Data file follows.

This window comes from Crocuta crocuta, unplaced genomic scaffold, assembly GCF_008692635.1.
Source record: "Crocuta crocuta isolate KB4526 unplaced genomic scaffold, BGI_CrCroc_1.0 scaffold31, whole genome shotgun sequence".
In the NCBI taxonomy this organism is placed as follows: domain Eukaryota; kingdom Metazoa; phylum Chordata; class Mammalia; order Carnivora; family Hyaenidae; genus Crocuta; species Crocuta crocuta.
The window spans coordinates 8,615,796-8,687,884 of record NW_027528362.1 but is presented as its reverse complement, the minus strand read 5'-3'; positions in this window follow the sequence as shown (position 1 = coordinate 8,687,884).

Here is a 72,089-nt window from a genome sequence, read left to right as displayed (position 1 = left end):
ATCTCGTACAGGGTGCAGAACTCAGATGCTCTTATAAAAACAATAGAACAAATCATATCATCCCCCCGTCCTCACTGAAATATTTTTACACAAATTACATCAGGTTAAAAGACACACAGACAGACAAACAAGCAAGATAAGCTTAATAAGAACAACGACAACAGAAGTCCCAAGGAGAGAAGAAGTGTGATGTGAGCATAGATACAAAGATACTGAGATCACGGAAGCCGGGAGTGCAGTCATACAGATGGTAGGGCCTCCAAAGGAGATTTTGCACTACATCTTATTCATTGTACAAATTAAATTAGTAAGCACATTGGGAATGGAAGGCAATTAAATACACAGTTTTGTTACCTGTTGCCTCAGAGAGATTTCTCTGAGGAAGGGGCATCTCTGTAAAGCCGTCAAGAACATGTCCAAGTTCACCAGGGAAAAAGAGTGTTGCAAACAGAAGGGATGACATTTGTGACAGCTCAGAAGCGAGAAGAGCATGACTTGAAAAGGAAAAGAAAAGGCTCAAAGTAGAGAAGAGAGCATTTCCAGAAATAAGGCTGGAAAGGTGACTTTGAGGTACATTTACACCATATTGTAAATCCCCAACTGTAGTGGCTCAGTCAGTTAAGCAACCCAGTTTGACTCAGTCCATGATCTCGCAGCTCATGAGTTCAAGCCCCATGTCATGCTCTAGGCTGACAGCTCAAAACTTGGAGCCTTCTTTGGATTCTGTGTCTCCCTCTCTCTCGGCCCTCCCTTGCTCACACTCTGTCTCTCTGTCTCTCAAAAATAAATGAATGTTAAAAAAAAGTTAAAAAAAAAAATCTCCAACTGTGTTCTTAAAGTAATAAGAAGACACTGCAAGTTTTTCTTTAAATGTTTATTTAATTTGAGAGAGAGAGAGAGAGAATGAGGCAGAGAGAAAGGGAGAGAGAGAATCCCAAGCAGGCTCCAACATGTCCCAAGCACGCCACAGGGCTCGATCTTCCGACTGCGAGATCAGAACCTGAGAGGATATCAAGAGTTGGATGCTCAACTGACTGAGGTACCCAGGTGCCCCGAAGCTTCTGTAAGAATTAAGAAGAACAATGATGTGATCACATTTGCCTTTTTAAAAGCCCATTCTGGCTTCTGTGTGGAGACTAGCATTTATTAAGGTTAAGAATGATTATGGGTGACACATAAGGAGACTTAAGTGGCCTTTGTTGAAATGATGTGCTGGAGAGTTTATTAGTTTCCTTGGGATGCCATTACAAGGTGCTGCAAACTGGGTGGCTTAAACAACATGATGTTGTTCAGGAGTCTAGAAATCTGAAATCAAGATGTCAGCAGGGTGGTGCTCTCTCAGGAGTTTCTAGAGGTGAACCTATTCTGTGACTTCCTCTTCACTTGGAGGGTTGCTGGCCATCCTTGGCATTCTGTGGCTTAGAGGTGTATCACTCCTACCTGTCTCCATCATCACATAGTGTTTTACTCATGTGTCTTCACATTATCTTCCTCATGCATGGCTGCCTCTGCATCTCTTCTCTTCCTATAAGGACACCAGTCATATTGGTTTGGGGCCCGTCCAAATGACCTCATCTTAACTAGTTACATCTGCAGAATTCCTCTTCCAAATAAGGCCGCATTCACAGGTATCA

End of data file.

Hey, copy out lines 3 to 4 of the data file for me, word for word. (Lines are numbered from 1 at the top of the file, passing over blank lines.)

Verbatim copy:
In the NCBI taxonomy this organism is placed as follows: domain Eukaryota; kingdom Metazoa; phylum Chordata; class Mammalia; order Carnivora; family Hyaenidae; genus Crocuta; species Crocuta crocuta.
The window spans coordinates 8,615,796-8,687,884 of record NW_027528362.1 but is presented as its reverse complement, the minus strand read 5'-3'; positions in this window follow the sequence as shown (position 1 = coordinate 8,687,884).